|Chennai||Rs. 24970.00 (-0.44%)|
|Mumbai||Rs. 25970.00 (0%)|
|Delhi||Rs. 25350.00 (-0.59%)|
|Kolkata||Rs. 25440.00 (-0.04%)|
|Kerala||Rs. 24900.00 (-0.8%)|
|Bangalore||Rs. 25200.00 (0%)|
|Hyderabad||Rs. 25080.00 (0.12%)|
The country is likely to have more than 2,000 spas by the end of 2010, up from just 200.
The wellness industry is alive and kicking in India and nothing demonstrates this better than the hyper-activity in the spa business.
Consider this: Hyderabad-based O2 Spas, which has set up shop at the Delhi and Mumbai airports, is now delivering spa therapies to offices. Weight loss and beauty specialists Vandana Luthra Curls and Curves (VLCC) is developing a residential medical spa in Gurgaon at an investment of Rs 100 crore. Delhi-based Spas India Private Limited, a subsidiary of Canadian Spas Worldwide, wants to expand from its single spa in Delhi to 10 more cities, Bangalore and Mumbai among them. First off the expansion block is Guwahati, on which Spas India is spending nearly Rs 10 crore.
Meanwhile, Vallée de Vin Private Limited, is planning a unique "wine spa" by next year. And, Bharat Hotels’ Lalit Resort and Spas in Kerala, will invest Rs 70 crore in a 40-cottage spa. Recently opened in Pune, Mumbai’s Rudra Spa, whose cash registers ring up Rs 15 lakh to Rs 20 lakh every month, has plans to expand to Mumbai’s suburbs through a franchise model.
What’s prompting all this healthy activity is sheer demand. Although there are no industry figures, it is clear that expanding incomes are encouraging affluent Indians to explore more expensive health solutions. A study by the Federation of Indian Chambers of Commerce and Industry (Ficci) suggests that the wellness industry is growing at close to 20 per cent annually and currently stands at Rs 1,500 crore.
According to O2’s founder and CEO, Ritesh Mastipur, India has 200 registered good-quality spas. "By the end of this year there will be 2,200 spas in India," predicts Rajesh Sharma, president, Spas India.
O2 Spas is a case in point. Mastipur says his airport spas in Delhi and Mumbai get close to 30 customers a day. "It’s all about convenience," he explains.
His mobile spa, which offers services to companies, is also getting a good response, says he. The companies have to tie up with the spa and Rs 2,000 is the charge per "chair" for a 10- to 15-minute treatment. O2 Mobile Spas provide basic spa services like massages such as foot reflexology, head-neck-shoulder and so on to employees at their work places.
Vallée de Vin, which recently launched its wines in the Indian market under the brand name Zampa, is looking at an early 2011 opening of its novel wine spa on top of a hill in Sanjegaon, Nasik in Maharashtra at an investment of Rs 7 crore.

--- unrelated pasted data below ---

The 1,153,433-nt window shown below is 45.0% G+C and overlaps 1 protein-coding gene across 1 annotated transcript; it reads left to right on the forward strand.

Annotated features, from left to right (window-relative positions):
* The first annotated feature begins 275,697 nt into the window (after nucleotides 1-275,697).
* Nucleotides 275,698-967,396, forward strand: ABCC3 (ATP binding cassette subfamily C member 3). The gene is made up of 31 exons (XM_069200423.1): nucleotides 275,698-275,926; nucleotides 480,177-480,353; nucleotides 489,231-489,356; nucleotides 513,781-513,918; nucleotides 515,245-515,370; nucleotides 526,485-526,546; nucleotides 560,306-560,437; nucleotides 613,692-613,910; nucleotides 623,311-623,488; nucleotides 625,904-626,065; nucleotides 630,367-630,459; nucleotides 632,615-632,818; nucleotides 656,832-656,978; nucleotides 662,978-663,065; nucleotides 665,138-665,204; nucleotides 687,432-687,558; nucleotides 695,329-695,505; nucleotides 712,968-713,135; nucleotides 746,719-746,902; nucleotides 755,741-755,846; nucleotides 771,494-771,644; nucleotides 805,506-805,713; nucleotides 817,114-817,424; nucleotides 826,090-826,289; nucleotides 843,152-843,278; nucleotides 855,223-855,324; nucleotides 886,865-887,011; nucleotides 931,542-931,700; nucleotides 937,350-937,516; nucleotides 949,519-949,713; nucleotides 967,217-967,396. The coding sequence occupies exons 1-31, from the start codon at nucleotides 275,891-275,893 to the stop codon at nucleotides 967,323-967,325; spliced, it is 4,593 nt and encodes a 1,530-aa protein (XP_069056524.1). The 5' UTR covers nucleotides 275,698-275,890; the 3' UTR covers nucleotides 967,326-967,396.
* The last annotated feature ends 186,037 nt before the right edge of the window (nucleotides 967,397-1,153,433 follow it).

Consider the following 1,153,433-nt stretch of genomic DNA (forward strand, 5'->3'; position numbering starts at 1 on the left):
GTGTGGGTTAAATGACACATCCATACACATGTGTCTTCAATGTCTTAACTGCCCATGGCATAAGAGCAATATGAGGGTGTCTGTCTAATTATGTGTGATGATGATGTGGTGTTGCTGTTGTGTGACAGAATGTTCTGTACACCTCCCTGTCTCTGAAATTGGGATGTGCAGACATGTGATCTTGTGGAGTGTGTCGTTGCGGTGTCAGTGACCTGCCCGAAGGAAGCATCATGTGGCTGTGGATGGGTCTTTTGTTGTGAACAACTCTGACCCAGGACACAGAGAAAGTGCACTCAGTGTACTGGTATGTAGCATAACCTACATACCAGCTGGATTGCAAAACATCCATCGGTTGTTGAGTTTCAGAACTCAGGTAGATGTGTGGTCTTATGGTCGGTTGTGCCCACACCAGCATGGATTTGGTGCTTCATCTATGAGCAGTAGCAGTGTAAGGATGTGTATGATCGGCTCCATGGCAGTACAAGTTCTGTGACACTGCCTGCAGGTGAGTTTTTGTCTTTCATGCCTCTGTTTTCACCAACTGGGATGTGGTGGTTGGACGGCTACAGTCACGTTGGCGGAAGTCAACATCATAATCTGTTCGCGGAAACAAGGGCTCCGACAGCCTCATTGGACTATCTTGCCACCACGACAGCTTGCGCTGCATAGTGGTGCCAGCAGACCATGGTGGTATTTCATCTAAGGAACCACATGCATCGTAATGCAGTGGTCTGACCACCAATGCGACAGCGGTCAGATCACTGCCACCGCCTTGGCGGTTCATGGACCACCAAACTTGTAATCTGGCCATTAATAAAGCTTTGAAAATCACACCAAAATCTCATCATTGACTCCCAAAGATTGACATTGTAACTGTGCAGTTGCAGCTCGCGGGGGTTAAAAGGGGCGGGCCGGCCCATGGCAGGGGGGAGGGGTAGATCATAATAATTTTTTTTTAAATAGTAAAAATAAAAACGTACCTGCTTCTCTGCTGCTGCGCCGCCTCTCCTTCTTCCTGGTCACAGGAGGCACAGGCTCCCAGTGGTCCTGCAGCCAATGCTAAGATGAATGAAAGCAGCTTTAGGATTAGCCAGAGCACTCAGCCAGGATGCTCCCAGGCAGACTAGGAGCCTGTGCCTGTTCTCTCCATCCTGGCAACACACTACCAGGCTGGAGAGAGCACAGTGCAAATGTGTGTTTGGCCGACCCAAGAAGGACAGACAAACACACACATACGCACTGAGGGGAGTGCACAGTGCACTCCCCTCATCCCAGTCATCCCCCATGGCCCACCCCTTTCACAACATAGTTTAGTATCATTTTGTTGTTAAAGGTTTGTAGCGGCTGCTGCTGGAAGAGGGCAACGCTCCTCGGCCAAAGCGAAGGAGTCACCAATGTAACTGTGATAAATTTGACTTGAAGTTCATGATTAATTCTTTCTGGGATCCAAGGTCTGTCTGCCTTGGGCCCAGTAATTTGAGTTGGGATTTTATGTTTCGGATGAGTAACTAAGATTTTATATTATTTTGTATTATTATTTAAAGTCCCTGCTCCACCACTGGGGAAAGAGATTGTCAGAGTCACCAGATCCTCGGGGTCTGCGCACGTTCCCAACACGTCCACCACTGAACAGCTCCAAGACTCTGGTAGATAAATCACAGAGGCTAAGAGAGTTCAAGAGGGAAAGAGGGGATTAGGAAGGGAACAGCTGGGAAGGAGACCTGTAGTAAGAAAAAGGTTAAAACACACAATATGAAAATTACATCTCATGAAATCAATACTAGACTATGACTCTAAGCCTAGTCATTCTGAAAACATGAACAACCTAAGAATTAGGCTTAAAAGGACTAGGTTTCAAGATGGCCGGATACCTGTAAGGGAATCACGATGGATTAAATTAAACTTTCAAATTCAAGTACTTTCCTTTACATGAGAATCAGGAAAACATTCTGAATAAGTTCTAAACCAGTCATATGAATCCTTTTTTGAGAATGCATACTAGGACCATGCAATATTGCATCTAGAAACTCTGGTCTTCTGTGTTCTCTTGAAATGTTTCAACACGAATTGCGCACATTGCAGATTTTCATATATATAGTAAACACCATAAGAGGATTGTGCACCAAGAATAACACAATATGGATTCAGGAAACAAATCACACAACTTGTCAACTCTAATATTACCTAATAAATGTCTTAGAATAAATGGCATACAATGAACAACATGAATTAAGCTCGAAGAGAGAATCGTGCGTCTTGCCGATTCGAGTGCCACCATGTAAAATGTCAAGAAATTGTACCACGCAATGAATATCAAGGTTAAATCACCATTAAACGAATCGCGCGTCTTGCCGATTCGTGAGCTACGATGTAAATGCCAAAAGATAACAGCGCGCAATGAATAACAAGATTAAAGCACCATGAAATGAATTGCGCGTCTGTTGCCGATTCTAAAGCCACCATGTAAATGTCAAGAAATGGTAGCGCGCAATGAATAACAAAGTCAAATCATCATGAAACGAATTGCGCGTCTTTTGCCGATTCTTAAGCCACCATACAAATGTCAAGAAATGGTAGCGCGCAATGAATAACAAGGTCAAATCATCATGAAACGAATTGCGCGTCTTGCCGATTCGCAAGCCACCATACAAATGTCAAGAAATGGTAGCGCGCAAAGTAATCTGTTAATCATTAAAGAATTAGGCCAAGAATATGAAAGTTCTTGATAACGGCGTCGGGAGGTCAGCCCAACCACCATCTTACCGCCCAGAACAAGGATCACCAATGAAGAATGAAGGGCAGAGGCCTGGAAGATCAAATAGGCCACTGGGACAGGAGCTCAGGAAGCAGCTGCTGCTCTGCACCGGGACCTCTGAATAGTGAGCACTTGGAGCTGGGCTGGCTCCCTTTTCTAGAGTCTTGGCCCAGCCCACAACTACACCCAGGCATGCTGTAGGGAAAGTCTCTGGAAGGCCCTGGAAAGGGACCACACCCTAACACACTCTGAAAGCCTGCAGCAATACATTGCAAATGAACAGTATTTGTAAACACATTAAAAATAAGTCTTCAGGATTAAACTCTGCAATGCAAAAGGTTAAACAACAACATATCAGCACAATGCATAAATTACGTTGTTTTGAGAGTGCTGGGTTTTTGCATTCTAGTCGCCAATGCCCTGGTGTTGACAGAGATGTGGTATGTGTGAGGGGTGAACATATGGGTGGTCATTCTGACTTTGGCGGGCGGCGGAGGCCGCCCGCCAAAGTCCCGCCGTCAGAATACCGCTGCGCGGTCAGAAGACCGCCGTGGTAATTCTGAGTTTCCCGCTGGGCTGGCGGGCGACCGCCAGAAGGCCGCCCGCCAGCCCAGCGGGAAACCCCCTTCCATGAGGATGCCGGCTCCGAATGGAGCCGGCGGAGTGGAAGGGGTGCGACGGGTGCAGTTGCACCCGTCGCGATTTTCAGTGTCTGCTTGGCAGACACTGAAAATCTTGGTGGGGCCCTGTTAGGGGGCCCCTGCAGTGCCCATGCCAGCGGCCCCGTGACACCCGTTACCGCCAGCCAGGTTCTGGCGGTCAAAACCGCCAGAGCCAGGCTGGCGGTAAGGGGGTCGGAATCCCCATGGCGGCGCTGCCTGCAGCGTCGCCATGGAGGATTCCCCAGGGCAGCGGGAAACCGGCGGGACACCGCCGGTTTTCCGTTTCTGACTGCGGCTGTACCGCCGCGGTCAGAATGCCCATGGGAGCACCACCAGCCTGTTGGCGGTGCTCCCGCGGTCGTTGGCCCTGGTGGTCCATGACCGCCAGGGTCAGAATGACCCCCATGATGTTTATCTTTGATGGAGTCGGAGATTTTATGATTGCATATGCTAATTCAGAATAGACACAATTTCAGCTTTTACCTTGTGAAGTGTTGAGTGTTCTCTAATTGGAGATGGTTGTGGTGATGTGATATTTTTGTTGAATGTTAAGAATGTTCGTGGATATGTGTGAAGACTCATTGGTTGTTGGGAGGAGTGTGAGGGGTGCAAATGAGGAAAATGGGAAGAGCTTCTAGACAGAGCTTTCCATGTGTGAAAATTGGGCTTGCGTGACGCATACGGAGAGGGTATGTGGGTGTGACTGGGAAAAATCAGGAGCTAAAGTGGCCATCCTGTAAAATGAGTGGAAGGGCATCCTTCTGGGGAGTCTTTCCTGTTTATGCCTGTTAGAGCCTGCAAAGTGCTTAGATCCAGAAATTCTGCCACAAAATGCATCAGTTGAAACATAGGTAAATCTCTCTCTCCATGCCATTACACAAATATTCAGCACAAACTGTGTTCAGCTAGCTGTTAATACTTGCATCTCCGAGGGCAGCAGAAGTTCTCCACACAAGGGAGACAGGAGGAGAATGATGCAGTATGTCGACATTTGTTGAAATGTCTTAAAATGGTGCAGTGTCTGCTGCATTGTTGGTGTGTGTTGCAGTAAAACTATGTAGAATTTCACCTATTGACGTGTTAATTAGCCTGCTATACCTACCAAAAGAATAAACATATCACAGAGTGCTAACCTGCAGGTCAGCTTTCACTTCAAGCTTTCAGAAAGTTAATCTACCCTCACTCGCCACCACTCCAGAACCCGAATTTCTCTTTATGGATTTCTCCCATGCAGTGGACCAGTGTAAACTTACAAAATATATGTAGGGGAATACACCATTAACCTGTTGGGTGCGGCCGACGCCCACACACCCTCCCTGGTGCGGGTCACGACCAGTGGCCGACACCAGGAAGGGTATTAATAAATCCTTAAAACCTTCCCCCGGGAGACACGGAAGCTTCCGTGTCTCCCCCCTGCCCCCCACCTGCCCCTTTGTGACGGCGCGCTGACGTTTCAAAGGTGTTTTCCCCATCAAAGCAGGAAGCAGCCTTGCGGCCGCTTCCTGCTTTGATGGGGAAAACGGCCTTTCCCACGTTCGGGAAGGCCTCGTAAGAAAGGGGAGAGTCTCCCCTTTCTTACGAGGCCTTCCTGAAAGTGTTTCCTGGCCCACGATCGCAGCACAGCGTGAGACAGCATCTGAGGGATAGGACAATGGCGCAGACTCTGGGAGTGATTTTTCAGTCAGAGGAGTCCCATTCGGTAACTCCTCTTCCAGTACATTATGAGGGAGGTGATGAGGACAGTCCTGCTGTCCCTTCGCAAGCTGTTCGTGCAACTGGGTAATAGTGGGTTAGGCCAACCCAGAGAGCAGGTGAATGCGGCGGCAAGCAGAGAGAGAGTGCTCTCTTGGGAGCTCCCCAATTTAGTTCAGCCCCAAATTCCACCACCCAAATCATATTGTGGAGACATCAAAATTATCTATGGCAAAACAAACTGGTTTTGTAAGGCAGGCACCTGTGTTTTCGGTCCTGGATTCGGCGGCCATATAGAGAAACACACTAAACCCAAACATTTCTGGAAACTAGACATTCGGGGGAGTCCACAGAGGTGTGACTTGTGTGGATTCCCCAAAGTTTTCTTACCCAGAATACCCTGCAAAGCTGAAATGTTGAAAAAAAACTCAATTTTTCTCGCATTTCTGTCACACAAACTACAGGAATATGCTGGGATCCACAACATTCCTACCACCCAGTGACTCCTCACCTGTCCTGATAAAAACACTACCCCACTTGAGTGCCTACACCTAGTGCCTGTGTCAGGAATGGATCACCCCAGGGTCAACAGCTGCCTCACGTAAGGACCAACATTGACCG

Ravi Jain, director, says, "Nothing is on paper so far but we have started work on it. We have the wine so we thought why not the wine spa? Different kinds of therapies using wine will be offered to our customers."
Given the rate at which the spa industry is expanding, the Spa Association of India is planning two academies, one each in Delhi and Guwahati, to tackle the biggest problem the industry faces today: lack of trained staff. "Ranging between six months and one year, the academies will have international and local staff," adds Rajesh, whose spa is also the founder member of the association.
Apart from this, the association, which does not want to disclose its membership, plans to ask the government for accreditation facilities that will require all spas to be listed and certified by it based on a set of regulations. "Since skill sets is a problem, we have started hiring support staff like nurses from the health industry as that’s the closest we can get to wellness," says Mastipur. "They are hospitable and sensitive towards others. We hire them and train them to become skilled masseuses. It is a win-win."
Nine-year-old Lees Beauty Center and Spa in Pune, run by Leena Khandekar, has started hiring trained professionals to conduct in-house training sessions. "This is a competitive niche area where well-trained staff is important. Like guest lecturers, skilled people come over to train my staff and keep them abreast of new trends," she says. Lees is planning to open in Mumbai soon.
Given its growth, it is natural for the industry to require IT support. India’s largest IT services firm Tata Consultancy Services (TCS) has plunged in with a spa management solution and brought its IT offering for players to manage spas better. Says Venguswamy Ramaswamy, SMB global head, TCS, "The wellness industry is growing at 18 per cent year on year in terms of IT spends and that’s why we have entered this sector. We have supported global ayurvedic spa chain Kairali Spas to manage their systems more efficiently. Our software helps clients store and retrieve customer data, make a pattern from customer therapy history, suggest therapies and help them come up with better promotional offers."